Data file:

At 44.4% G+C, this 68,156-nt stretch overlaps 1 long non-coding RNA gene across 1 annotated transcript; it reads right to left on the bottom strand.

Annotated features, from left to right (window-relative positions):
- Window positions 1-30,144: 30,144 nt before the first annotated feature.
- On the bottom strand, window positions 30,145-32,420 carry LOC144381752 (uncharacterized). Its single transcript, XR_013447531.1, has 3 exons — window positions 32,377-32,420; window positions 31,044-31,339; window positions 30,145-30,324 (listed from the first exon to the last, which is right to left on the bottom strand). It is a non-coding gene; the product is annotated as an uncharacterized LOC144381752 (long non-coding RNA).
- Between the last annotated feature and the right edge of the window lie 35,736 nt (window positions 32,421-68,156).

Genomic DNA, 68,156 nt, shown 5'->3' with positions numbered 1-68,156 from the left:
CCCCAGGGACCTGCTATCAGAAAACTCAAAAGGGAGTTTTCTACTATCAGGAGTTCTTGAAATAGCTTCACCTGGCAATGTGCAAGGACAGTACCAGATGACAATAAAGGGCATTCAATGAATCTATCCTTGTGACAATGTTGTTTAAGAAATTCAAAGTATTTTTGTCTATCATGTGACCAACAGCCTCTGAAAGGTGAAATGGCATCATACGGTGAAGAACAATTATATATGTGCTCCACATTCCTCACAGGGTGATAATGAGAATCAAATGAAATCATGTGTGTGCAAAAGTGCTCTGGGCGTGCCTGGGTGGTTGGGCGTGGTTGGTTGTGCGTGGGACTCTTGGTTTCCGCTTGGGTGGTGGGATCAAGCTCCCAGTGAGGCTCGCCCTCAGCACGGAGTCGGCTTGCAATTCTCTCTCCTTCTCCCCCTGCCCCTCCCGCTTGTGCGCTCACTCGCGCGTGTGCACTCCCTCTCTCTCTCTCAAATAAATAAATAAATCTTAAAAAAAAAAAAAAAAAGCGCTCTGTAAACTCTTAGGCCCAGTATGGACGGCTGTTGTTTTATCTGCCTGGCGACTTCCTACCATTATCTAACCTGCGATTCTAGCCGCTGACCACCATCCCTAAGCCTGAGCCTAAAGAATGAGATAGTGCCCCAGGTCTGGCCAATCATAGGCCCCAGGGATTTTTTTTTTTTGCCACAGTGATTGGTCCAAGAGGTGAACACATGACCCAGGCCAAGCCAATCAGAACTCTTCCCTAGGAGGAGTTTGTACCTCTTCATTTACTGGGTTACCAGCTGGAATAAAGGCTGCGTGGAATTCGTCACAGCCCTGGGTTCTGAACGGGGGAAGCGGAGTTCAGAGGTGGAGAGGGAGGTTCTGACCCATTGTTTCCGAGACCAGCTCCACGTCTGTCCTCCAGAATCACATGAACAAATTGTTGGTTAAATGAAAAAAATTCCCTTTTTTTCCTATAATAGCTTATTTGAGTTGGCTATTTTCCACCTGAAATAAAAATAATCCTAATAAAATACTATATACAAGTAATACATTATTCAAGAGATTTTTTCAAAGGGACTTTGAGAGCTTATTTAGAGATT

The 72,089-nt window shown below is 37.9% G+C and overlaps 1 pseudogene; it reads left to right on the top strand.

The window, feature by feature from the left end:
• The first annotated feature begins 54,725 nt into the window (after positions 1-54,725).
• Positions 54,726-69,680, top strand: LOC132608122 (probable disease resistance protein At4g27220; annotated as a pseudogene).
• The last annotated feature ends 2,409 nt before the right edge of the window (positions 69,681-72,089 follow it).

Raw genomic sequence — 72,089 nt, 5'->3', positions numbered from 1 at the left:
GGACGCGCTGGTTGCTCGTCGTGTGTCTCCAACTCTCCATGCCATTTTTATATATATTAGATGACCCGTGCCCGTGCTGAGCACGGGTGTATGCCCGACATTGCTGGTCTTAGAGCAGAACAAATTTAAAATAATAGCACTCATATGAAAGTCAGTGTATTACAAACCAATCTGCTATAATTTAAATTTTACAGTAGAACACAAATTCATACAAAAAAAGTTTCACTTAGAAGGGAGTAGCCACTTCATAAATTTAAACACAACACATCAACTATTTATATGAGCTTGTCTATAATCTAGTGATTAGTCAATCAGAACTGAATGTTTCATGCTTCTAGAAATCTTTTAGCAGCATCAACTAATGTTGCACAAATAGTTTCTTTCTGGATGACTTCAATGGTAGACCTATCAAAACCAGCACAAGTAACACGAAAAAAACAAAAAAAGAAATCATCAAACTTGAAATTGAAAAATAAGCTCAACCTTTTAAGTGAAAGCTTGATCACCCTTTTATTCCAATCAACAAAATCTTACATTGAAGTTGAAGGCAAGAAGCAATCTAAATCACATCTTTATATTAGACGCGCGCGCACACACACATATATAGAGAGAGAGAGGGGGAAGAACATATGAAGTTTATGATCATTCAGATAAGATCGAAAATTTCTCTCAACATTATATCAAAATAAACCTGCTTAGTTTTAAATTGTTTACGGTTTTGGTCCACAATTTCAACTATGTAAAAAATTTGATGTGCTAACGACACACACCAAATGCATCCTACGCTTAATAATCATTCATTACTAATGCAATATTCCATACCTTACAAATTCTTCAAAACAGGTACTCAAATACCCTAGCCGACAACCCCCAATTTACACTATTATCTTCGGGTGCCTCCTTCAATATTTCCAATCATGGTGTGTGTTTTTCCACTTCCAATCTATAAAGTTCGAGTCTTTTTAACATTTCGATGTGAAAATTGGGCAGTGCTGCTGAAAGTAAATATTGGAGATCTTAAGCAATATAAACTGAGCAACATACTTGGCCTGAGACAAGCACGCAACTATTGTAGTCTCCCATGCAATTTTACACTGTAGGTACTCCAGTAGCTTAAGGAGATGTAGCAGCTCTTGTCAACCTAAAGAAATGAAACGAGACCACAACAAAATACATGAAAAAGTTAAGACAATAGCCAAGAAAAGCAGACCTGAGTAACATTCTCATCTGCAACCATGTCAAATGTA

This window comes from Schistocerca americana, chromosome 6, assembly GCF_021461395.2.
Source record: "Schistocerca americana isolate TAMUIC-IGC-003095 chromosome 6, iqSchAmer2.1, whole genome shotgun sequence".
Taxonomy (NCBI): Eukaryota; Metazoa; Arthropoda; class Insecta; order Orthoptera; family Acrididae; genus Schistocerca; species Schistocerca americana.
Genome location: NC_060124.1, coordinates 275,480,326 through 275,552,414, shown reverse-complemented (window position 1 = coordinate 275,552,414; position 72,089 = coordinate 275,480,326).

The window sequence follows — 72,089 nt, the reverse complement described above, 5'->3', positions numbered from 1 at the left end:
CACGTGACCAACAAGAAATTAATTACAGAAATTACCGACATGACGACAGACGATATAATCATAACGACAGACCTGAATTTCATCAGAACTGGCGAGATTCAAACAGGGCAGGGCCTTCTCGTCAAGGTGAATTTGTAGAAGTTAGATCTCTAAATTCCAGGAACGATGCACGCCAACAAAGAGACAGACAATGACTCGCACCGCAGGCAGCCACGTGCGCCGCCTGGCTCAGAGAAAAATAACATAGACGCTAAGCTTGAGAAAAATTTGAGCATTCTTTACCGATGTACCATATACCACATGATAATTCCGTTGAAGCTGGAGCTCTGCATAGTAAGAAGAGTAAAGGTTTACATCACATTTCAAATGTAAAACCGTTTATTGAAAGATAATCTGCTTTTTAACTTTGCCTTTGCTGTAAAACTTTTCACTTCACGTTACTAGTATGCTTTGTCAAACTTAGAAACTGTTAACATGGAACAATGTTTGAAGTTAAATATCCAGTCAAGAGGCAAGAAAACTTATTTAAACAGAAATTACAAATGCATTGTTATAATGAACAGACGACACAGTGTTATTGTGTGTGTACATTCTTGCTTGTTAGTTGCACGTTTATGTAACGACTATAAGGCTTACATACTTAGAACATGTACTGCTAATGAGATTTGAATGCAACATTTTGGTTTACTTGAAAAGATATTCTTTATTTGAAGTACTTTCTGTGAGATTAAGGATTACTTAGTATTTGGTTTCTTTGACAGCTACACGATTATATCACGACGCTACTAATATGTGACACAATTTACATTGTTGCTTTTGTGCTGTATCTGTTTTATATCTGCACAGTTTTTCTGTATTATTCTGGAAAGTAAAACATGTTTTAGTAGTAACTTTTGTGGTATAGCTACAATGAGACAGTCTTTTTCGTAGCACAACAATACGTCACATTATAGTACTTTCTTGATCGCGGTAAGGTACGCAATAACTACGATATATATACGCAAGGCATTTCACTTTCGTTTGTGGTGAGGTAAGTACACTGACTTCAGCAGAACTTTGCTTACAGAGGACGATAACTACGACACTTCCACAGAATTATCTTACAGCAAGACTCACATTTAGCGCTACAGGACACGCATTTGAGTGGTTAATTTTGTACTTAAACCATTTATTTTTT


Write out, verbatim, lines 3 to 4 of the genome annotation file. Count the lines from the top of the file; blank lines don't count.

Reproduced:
- Window positions 1-30,144: 30,144 nt before the first annotated feature.
- On the bottom strand, window positions 30,145-32,420 carry LOC144381752 (uncharacterized). Its single transcript, XR_013447531.1, has 3 exons — window positions 32,377-32,420; window positions 31,044-31,339; window positions 30,145-30,324 (listed from the first exon to the last, which is right to left on the bottom strand). It is a non-coding gene; the product is annotated as an uncharacterized LOC144381752 (long non-coding RNA).